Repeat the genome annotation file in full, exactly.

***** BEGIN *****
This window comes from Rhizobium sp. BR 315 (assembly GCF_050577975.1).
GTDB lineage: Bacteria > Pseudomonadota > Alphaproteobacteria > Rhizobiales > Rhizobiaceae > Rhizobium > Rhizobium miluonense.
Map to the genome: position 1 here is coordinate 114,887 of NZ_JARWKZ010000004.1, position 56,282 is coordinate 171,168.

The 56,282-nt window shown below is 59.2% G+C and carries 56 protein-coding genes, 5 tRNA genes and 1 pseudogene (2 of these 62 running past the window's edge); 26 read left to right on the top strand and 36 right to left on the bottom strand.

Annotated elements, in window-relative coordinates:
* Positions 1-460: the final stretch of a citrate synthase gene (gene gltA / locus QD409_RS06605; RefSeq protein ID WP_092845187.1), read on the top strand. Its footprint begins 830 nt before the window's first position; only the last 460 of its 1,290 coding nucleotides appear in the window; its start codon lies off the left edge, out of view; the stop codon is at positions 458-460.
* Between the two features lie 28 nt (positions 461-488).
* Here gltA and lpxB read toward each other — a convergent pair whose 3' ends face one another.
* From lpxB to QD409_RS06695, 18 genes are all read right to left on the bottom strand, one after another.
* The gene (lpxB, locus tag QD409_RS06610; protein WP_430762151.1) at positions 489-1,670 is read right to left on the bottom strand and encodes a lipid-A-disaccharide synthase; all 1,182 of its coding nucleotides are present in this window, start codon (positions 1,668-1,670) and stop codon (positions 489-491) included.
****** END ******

This window comes from Rhizobium sp. BR 315 (assembly GCF_050577975.1).
GTDB lineage: Bacteria > Pseudomonadota > Alphaproteobacteria > Rhizobiales > Rhizobiaceae > Rhizobium > Rhizobium miluonense.
Map to the genome: position 1 here is coordinate 114,887 of NZ_JARWKZ010000004.1, position 56,282 is coordinate 171,168.

The 56,282-nt window shown below is 59.2% G+C and carries 56 protein-coding genes, 5 tRNA genes and 1 pseudogene (2 of these 62 running past the window's edge); 26 read left to right on the top strand and 36 right to left on the bottom strand.

Annotated elements, in window-relative coordinates:
* Positions 1-460: the final stretch of a citrate synthase gene (gene gltA / locus QD409_RS06605; RefSeq protein ID WP_092845187.1), read on the top strand. Its footprint begins 830 nt before the window's first position; only the last 460 of its 1,290 coding nucleotides appear in the window; its start codon lies off the left edge, out of view; the stop codon is at positions 458-460.
* Between the two features lie 28 nt (positions 461-488).
* Here gltA and lpxB read toward each other — a convergent pair whose 3' ends face one another.
* From lpxB to QD409_RS06695, 18 genes are all read right to left on the bottom strand, one after another.
* The gene (lpxB, locus tag QD409_RS06610; protein WP_430762151.1) at positions 489-1,670 is read right to left on the bottom strand and encodes a lipid-A-disaccharide synthase; all 1,182 of its coding nucleotides are present in this window, start codon (positions 1,668-1,670) and stop codon (positions 489-491) included.